Generally, hot particulate solids (7) from a main process, such as a fluid bed boiler, are fed into the housing (9) near the top of the device (5) via a controller (24) such as an L-valve or other metering device. The solids (7) are then routed through the first fluidized bed section (20), then bed (22), and finally, exit the bottom of the device (5) at outlet (8) through a metering controller (30) which utilizes a device such as a screw conveyor or rotary feeder (32). That is, solids throughput rate and fluidized bed level (20) are controlled by varying solids flow (7) through the inlet (6) with control device (24), and by varying the speed of device (30). Fluid bed level measurement can be accomplished by different methods, one of which is differential pressure measurement, as shown schematically on the illustrative drawing.

The design velocity in the fluidized bed section (20) is set to cause elutriation of the desired particle size range and cooling of the remaining particles from the hot solids inlet stream (7) to some intermediate temperature. Temperature of the exhaust stream (42) is measured and used to control inlet cooling gas flows (16) & (18) so that a desired range of gas velocity is maintained in the fluid bed section (20). Generally, a greater portion of the total cooling and fluidizing media flow (16 plus 18) can be supplied as fluidizing flow (16) at reduced solids throughput rates through device (5).

Total cooling and fluidizing media flow (16 plus 18) is set to produce a desired temperature of the exhaust flow (42) that is at or below a selected maximum design temperature when solids flow rate (7) to the device (5) is at design maximum. This maximum temperature of exhaust stream (42) is based on requirements of the main process, heat and material balance for the device (5), desired size range of particles to be removed from the incoming solids stream, and mechanical design considerations for the outlet (10) construction. Exhaust (42), which is a combination of gas and particulate fines, is channeled from the housing at outlet (10).

The solids and debris (52) which are not elutriated and exhausted to the main process move downward through the device (5), pass through the fluidized bed cooling media distribution grid (12), and into bed section (22). Here they are further cooled by contact with the cooling media (18). The cooled solids and debris (52) then pass out the bottom of the device outlet (8).

Hot particulate solids (7) from the main process fluid bed boiler are routed to the top or side of the classifier/cooler (5) where they are metered into the device via control device (24) such as an L-valve. The solids (7) are fed either into the fluidized bed cooling media exhaust (42) or into the fluidized bed (20) itself. When fed into the exhaust stream (42), some of the desired size particles are immediately stripped from the incoming feed (7) and join those particles of the same size range which have been elutriated from the fluid bed (20). The remainder (52) of the incoming solids (7), or all the solids when in-bed feed is used, go into the fluid bed section (20). Contact cooling to some intermediate design temperature and the majority of desired particle separation, in the form of elutriation, occur in the fluid bed section (20). Contact cooling in section (22) lowers the temperature of the disposal solids stream (52) to a design selectable end temperature before it exits the contact cooler (22) and passes out of the device outlet (8).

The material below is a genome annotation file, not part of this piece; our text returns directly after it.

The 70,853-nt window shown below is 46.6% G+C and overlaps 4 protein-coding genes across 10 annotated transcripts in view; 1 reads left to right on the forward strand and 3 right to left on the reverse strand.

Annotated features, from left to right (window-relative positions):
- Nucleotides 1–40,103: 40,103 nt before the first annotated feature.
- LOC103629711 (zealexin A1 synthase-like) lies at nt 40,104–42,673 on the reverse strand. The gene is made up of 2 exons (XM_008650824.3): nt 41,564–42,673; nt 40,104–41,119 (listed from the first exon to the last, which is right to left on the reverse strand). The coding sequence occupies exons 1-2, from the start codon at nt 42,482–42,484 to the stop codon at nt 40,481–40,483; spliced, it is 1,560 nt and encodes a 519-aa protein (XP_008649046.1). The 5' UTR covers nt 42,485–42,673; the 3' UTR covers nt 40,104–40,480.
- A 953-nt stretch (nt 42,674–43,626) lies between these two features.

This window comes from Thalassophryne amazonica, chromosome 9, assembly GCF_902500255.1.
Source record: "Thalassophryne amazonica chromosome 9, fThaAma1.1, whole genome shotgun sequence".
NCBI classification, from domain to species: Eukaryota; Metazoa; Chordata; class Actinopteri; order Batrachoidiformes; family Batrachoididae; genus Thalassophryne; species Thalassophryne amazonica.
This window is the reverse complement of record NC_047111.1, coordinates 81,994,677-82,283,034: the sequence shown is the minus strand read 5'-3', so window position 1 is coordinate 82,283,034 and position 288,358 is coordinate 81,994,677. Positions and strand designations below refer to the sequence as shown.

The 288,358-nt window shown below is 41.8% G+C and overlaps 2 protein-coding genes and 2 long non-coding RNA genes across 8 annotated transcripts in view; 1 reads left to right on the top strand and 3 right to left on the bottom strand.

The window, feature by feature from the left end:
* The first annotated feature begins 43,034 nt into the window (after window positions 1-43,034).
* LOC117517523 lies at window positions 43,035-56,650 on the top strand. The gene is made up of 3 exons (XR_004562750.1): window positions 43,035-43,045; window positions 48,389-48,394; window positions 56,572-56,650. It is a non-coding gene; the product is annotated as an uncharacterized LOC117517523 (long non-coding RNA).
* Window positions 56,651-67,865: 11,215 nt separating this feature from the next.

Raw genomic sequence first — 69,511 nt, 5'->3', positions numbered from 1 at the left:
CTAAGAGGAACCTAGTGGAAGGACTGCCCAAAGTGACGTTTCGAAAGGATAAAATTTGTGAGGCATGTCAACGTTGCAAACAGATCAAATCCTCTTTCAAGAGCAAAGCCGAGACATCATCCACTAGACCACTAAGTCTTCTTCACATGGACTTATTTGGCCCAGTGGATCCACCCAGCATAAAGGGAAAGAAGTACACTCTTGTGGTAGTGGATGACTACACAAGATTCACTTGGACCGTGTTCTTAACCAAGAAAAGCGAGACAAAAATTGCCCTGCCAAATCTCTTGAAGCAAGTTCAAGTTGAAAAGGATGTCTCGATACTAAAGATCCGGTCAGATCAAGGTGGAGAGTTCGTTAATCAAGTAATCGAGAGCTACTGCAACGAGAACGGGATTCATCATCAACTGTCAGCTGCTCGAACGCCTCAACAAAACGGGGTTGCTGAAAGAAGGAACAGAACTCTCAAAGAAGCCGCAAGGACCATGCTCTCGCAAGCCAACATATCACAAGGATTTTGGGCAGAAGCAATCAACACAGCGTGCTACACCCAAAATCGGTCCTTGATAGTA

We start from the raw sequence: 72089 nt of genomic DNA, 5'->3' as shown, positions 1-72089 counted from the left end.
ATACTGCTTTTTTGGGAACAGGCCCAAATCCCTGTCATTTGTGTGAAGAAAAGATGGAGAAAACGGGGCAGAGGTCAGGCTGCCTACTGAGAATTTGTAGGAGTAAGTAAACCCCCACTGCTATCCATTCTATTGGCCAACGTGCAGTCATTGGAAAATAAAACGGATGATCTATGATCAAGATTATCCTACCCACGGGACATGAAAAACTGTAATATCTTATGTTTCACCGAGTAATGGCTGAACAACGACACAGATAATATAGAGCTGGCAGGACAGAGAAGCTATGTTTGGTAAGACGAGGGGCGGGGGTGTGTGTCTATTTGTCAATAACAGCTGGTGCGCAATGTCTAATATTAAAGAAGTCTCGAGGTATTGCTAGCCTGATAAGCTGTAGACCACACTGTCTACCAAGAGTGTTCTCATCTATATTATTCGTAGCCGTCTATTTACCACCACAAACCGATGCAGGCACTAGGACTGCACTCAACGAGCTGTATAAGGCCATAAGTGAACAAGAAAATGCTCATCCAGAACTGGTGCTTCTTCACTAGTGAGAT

While specific embodiments of the invention have been shown and described in detail to illustrate the application of the principles of the invention, it will be understood that the invention may be embodied otherwise without departing from such principles.

Patent Citations
Cited PatentFiling datePublication dateApplicantTitle
US3079222 *Nov 9, 1959Feb 26, 1963United Steel Companies LtdFluidised bed process and apparatus for use therein
US3161485 *Feb 28, 1958Dec 15, 1964Fischer Ag GeorgSand cooling plant
US3831747 *Jun 2, 1972Aug 27, 1974Huber Corp J MFluidized bed processing of carbon black
US4624059 *Oct 29, 1984Nov 25, 1986Skf Steel Engineering AbMethod and plant for cooling pellets
US5299694 *Jun 18, 1993Apr 5, 1994Aluminum PechineyApparatus and process for separating a material in fluidized bed form and the detection of clogging
Referenced by
Citing PatentFiling datePublication dateApplicantTitle
US5878892 *Oct 8, 1997Mar 9, 1999Abb Patent GmbhSeparating device for precipitating solid particles from the gas flow of a fluidized bed
US6085440 *Nov 21, 1996Jul 11, 2000Apv Anhydro AsProcess and an apparatus for producing a powdered product by spin flash drying
US6298579 *Jun 20, 2000Oct 9, 2001Kawasaki Jukogyo Kabushiki KaishaFluidized-bed drying and classifying apparatus
US7464669 *Apr 19, 2006Dec 16, 2008Babcock & Wilcox Power Generation Group, Inc.Integrated fluidized bed ash cooler
Classifications
U.S. Classification209/139.1, 34/589, 34/565, 34/371, 209/474, 34/446
International ClassificationB03B4/00, F23C10/26, B07B4/08, F28C3/16
Cooperative ClassificationF28C3/16, F23C10/26, B03B4/00
European ClassificationF23C10/26, F28C3/16, B03B4/00
Legal Events
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Jul 22, 2014ASAssignment
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Effective date: 19941005